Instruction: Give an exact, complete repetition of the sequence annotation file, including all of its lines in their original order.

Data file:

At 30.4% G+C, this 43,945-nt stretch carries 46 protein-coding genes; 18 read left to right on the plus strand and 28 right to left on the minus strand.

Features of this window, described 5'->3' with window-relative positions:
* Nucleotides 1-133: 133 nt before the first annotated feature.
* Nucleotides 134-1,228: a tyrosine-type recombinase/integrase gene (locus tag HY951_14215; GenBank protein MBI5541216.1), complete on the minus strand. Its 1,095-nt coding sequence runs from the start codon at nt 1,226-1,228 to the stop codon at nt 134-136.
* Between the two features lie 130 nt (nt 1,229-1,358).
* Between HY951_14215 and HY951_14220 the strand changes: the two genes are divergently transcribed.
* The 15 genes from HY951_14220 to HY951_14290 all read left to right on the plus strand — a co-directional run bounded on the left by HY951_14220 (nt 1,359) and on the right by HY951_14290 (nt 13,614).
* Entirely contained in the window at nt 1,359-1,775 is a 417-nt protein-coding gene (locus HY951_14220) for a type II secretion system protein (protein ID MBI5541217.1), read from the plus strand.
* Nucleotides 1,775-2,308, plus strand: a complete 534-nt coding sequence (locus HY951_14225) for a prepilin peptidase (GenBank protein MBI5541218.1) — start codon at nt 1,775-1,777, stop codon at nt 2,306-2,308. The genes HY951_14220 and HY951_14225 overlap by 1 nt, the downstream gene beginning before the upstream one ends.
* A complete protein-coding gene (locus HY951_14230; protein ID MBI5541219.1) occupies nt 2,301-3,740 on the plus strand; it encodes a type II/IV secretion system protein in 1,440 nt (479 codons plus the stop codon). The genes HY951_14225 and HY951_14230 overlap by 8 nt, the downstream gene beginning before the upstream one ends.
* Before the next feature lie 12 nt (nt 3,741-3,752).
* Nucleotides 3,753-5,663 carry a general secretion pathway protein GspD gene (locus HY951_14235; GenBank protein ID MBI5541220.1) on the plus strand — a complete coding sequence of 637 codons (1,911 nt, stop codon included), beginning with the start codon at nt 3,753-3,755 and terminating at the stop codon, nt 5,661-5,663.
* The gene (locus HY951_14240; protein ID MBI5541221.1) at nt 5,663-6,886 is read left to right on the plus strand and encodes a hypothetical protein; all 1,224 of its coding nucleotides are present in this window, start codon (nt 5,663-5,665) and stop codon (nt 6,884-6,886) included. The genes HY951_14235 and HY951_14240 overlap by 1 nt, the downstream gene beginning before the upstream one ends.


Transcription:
At 30.4% G+C, this 43,945-nt stretch carries 46 protein-coding genes; 18 read left to right on the plus strand and 28 right to left on the minus strand.

Features of this window, described 5'->3' with window-relative positions:
* Nucleotides 1-133: 133 nt before the first annotated feature.
* Nucleotides 134-1,228: a tyrosine-type recombinase/integrase gene (locus tag HY951_14215; GenBank protein MBI5541216.1), complete on the minus strand. Its 1,095-nt coding sequence runs from the start codon at nt 1,226-1,228 to the stop codon at nt 134-136.
* Between the two features lie 130 nt (nt 1,229-1,358).
* Between HY951_14215 and HY951_14220 the strand changes: the two genes are divergently transcribed.
* The 15 genes from HY951_14220 to HY951_14290 all read left to right on the plus strand — a co-directional run bounded on the left by HY951_14220 (nt 1,359) and on the right by HY951_14290 (nt 13,614).
* Entirely contained in the window at nt 1,359-1,775 is a 417-nt protein-coding gene (locus HY951_14220) for a type II secretion system protein (protein ID MBI5541217.1), read from the plus strand.
* Nucleotides 1,775-2,308, plus strand: a complete 534-nt coding sequence (locus HY951_14225) for a prepilin peptidase (GenBank protein MBI5541218.1) — start codon at nt 1,775-1,777, stop codon at nt 2,306-2,308. The genes HY951_14220 and HY951_14225 overlap by 1 nt, the downstream gene beginning before the upstream one ends.
* A complete protein-coding gene (locus HY951_14230; protein ID MBI5541219.1) occupies nt 2,301-3,740 on the plus strand; it encodes a type II/IV secretion system protein in 1,440 nt (479 codons plus the stop codon). The genes HY951_14225 and HY951_14230 overlap by 8 nt, the downstream gene beginning before the upstream one ends.
* Before the next feature lie 12 nt (nt 3,741-3,752).
* Nucleotides 3,753-5,663 carry a general secretion pathway protein GspD gene (locus HY951_14235; GenBank protein ID MBI5541220.1) on the plus strand — a complete coding sequence of 637 codons (1,911 nt, stop codon included), beginning with the start codon at nt 3,753-3,755 and terminating at the stop codon, nt 5,661-5,663.
* The gene (locus HY951_14240; protein ID MBI5541221.1) at nt 5,663-6,886 is read left to right on the plus strand and encodes a hypothetical protein; all 1,224 of its coding nucleotides are present in this window, start codon (nt 5,663-5,665) and stop codon (nt 6,884-6,886) included. The genes HY951_14235 and HY951_14240 overlap by 1 nt, the downstream gene beginning before the upstream one ends.